In the 1930s, Marjorie Silver was employed by The Far West Children’s Health Scheme and became their first permanent flying sister, based in Bourke. She fought a single-handed war against heat, dust and isolation of the outback to bring vital medical assistance to the far west of New South Wales, before moving on to central Queensland where she established a clinic at Mt Margaret station, in close co-operation with the flying doctor, based at Charleville. In 1964, she moved to Brunette Downs, Northern Territory, where she continued to make use of her nursing skills at the Aboriginal Camp and in the station’s hospital. This previously untold story also involves the topical Nancy Bird, who was employed as the sister's pilot for the first nine months.
Whilst Sister Silver was fighting a battle against the harsh elements of the bush, another dedicated woman of about the same age had graduated as a nursing sister with a view to overseas travel. Little did she know that she would shortly embark on a sea voyage to the exotic Far East, where she would engage in a battle for survival as an unwilling guest of the Emperor of Japan. Sister Pat Gunther joined the AIF and served in the Far East on the battlefield of Malaya and Singapore. She was captured and taken prisoner at Bangka Island, Sumatra. The story of the nurses imprisoned in various camps in Sumatra is not unknown, but this book delves far deeper than any other story to date and reveals the 'secret' that the nurses kept throughout their lifetimes. Author and military historian Lynette Ramsay Silver has an entire 'forensic' chapter devoted to the unravelling of this secret.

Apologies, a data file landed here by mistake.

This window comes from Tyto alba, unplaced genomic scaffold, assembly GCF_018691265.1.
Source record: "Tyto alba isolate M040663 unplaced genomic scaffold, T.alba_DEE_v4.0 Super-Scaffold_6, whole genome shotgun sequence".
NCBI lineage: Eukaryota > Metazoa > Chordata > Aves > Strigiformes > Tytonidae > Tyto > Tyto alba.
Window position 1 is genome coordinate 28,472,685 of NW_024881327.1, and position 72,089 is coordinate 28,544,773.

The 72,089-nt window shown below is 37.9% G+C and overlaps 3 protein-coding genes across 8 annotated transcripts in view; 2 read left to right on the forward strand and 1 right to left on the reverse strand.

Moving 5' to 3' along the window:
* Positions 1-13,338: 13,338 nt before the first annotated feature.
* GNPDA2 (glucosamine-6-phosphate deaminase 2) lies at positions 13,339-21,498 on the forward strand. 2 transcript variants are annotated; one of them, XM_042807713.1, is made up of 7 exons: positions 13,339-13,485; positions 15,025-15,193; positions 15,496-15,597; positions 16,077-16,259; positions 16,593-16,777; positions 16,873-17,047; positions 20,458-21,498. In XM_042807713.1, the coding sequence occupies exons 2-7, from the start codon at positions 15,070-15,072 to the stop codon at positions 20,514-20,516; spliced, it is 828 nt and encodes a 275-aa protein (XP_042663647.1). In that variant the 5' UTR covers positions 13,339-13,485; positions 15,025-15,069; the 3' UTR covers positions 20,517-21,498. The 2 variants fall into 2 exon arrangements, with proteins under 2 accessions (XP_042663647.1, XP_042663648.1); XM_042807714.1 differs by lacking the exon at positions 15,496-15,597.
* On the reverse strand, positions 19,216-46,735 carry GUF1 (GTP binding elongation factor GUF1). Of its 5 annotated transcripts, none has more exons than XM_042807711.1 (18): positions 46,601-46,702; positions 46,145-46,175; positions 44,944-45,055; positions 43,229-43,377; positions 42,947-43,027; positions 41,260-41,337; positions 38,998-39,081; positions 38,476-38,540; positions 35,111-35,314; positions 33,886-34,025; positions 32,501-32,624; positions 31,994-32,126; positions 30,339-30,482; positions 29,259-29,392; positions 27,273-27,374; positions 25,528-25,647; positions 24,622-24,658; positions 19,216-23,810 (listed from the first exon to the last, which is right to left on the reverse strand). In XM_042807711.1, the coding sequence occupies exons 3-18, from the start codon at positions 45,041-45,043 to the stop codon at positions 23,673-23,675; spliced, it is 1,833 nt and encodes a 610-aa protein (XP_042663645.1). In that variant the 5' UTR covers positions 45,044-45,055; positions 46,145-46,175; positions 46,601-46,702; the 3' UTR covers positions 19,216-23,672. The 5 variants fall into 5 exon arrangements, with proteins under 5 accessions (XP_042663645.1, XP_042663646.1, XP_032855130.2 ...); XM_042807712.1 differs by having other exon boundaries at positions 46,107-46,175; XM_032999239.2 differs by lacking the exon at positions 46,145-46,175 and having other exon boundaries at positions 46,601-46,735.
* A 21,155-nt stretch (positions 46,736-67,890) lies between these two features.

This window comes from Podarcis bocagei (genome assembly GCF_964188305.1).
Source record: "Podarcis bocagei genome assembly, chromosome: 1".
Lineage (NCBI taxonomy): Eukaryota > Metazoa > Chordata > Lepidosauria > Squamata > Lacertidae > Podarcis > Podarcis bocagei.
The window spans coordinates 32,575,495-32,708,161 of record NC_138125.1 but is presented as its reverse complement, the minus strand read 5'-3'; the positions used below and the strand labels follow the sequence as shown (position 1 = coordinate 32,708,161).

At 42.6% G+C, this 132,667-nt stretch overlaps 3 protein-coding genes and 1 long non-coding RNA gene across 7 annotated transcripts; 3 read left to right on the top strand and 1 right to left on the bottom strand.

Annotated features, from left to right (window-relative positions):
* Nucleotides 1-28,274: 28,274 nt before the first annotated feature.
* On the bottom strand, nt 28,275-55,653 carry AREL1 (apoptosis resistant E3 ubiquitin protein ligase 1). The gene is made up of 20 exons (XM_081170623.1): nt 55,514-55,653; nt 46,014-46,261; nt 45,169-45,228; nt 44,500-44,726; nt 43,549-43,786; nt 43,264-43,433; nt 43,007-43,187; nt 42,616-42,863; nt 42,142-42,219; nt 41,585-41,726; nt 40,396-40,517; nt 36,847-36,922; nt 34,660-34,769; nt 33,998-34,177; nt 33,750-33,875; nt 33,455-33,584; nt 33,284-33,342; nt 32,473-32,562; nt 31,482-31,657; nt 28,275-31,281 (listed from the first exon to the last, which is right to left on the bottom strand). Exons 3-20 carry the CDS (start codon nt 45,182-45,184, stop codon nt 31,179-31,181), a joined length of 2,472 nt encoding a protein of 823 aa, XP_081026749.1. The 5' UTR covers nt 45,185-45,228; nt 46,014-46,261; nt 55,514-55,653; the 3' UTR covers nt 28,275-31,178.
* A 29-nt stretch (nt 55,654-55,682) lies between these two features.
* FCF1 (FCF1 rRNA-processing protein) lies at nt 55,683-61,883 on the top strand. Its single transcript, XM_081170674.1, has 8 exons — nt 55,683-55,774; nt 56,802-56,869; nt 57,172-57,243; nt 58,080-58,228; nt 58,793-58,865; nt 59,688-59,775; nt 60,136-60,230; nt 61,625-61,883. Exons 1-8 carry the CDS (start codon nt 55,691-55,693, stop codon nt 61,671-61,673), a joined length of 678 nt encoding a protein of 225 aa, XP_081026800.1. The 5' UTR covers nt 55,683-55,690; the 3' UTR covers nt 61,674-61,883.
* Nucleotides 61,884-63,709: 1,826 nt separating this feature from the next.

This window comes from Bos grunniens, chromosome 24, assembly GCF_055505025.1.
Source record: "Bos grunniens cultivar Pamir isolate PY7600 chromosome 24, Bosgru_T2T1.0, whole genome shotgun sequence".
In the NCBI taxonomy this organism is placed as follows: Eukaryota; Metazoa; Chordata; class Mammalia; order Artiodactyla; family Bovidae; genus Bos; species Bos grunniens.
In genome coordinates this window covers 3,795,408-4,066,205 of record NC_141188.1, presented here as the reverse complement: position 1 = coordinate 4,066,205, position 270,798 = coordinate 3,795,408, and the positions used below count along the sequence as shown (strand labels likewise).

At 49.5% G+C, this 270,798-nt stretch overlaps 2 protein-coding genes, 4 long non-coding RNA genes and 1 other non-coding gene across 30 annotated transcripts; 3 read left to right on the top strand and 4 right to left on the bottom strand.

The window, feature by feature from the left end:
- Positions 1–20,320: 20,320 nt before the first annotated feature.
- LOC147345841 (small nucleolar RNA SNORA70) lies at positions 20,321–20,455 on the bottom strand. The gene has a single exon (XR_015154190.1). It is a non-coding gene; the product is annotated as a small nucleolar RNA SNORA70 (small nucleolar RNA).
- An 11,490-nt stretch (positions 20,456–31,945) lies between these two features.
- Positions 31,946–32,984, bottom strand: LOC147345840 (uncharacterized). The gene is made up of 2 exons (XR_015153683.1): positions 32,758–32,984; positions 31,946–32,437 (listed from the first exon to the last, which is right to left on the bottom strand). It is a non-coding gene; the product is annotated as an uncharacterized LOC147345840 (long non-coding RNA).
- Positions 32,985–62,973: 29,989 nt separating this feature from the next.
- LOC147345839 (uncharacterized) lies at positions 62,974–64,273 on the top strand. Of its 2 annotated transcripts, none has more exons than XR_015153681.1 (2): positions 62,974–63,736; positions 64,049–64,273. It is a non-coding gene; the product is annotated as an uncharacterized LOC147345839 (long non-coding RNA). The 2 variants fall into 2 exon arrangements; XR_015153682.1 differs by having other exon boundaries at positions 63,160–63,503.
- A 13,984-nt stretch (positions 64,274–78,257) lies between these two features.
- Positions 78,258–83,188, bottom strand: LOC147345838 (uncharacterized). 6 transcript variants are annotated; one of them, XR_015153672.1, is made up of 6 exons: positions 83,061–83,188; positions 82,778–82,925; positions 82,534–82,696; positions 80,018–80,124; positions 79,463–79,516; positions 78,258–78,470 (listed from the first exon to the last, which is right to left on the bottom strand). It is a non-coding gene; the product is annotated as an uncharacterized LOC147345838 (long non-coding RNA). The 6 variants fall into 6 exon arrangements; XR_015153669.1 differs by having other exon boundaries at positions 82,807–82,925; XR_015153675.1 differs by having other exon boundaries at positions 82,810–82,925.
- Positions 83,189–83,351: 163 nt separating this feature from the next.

This book has been compiled from their edited memoirs, supplemented by various conversations and interviews. Interspersed throughout the book and printed in italics, are Lynette Ramsay Silver’s historical details providing additional narrative to compliment first-hand accounts.
The book also lists, for the first time, the name of every nurse who served in WW2. It also includes the fate of other internees that Sister Pat had met in Malaya and during her three years of captivity and the fate of the nurses evacuated from Singapore. It also includes the 29 women that served as doctors in the Australian Army Medical Corps during World War 2, as well as the names of the women who served as nursing sisters in the Royal Australian Navy, Royal Australian Airforce, Australian Army Nursing Service and the Army Hospital.
Angels of Mercy: Far West & Far East is a tribute to the huge contributions made by our nurses in the Australian Outback, and to those who served during wartime.
Author’s note vii
Angels of Mercy: Far West
1 Basic Training 3
2 Triple Certificates 16
3 The Far West Children’s Health Scheme 26
4 The Far West’s Aerial Service 48
5 Back of Bourke 60
6 Doing the rounds 102
7 Just part of the service 116
8 A new beginning 131
9 Back to the wide brown land 144
Epilogue Aftermath 161
Angels of Mercy: Far East
1 To Malaya 167
2 Halcyon days 186
3 At war 207
4 Shipwrecked 223
5 On Radji Beach 247
6 Bukit Besar and Irenelaan Camps, Palembang 260
7 The ‘Men’s Camp’, Palembang 283
8 Muntok New Camp, Bangka Island 299
9 Belalau Plantation, Loeboek Linggau 309
10 Free at last 324
11 The aftermath 340
Epilogue Unravelling the Secret 349
Appendix 1 Where is Radji Beach? 364
Appendix 2 The fate of other internees 367
Appendix 3The fate of the nurses evacuated from Singapore 373
Australian Army Medical Corps 377
Royal Australian Navy 378
Royal Australian Air Force 379
Australian Army Nursing Service 387
Army Hospital 432
Select Bibliography: Bush Nurse 433
Select Bibliography: War Nurse 435